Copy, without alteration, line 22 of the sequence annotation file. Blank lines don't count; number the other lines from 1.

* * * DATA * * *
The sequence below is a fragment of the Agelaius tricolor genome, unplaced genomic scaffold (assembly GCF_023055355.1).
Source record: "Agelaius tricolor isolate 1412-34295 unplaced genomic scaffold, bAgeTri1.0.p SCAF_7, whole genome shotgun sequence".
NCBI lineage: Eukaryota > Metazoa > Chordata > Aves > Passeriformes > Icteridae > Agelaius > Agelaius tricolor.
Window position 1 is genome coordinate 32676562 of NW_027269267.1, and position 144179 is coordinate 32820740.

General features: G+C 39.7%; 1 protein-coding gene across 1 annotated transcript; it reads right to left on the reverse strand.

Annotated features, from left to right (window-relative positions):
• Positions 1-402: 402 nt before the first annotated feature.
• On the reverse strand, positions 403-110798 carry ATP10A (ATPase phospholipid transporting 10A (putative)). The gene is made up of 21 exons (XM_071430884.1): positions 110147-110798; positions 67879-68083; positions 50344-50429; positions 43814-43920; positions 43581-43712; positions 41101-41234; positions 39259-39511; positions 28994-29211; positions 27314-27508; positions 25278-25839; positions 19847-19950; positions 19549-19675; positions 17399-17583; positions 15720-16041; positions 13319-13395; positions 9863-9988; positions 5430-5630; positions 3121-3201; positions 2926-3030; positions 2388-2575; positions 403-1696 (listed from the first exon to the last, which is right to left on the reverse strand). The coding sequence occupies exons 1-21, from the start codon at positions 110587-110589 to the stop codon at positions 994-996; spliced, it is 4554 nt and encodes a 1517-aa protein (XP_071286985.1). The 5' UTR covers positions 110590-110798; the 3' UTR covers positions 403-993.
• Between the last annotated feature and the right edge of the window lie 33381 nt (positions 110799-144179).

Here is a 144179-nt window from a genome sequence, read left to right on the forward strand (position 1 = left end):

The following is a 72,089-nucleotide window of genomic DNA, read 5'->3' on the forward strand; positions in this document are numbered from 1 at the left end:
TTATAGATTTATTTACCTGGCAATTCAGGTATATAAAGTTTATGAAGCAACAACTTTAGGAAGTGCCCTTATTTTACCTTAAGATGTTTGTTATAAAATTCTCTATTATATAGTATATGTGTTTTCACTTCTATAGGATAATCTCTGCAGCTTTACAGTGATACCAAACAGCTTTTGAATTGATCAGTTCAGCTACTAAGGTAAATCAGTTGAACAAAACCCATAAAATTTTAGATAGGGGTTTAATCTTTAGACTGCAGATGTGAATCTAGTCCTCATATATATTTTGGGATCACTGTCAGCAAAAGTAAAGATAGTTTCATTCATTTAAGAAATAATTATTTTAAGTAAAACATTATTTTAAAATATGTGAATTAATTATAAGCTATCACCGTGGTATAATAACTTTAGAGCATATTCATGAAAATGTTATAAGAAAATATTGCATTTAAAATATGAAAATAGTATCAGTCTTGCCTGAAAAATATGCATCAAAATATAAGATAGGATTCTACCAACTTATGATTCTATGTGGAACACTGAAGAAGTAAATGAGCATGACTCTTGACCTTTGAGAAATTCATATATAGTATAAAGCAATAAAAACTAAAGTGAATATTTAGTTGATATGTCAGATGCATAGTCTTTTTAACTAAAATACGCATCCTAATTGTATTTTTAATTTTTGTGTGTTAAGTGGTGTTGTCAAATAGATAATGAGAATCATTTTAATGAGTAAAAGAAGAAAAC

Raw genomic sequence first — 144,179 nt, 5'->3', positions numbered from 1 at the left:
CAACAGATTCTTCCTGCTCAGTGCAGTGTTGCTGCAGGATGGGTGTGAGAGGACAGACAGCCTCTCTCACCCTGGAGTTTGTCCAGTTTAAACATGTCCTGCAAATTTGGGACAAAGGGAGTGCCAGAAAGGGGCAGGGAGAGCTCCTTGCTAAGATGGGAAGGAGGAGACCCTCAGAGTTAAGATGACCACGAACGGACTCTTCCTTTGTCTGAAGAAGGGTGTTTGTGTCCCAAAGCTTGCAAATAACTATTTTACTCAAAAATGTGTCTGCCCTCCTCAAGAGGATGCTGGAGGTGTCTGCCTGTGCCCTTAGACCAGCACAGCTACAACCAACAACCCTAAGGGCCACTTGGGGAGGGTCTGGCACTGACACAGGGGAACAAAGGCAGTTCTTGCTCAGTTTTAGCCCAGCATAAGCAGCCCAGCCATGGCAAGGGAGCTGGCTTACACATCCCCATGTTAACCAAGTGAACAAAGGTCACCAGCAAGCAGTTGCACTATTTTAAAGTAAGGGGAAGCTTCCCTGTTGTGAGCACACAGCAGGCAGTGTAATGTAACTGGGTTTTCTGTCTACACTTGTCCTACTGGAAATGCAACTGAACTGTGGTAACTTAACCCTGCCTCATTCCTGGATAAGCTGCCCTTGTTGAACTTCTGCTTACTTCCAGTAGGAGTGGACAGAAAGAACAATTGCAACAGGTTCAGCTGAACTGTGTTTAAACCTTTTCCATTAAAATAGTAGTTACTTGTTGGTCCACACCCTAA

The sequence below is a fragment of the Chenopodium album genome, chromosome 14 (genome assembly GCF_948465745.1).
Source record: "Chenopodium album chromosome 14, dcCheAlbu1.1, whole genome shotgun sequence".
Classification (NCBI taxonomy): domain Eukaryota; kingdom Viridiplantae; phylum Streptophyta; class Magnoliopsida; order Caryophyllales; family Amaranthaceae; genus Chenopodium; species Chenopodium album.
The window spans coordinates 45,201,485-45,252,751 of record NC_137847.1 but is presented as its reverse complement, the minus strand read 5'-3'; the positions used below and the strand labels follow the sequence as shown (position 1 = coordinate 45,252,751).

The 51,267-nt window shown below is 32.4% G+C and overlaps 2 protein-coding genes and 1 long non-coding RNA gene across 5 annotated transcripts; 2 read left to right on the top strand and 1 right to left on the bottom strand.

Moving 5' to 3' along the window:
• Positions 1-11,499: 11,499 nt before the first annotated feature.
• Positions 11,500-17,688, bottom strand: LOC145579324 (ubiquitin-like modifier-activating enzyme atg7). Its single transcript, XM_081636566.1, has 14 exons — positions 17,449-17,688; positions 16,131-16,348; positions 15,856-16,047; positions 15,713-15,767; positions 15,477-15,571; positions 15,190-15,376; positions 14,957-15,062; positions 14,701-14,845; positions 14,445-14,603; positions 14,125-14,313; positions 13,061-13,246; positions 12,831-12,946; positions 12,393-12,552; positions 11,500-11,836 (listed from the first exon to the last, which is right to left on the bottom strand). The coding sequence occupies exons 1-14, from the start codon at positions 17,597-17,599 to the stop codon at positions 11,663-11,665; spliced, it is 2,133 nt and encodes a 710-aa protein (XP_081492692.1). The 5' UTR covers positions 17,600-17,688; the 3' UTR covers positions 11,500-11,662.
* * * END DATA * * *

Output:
• Positions 11,500-17,688, bottom strand: LOC145579324 (ubiquitin-like modifier-activating enzyme atg7). Its single transcript, XM_081636566.1, has 14 exons — positions 17,449-17,688; positions 16,131-16,348; positions 15,856-16,047; positions 15,713-15,767; positions 15,477-15,571; positions 15,190-15,376; positions 14,957-15,062; positions 14,701-14,845; positions 14,445-14,603; positions 14,125-14,313; positions 13,061-13,246; positions 12,831-12,946; positions 12,393-12,552; positions 11,500-11,836 (listed from the first exon to the last, which is right to left on the bottom strand). The coding sequence occupies exons 1-14, from the start codon at positions 17,597-17,599 to the stop codon at positions 11,663-11,665; spliced, it is 2,133 nt and encodes a 710-aa protein (XP_081492692.1). The 5' UTR covers positions 17,600-17,688; the 3' UTR covers positions 11,500-11,662.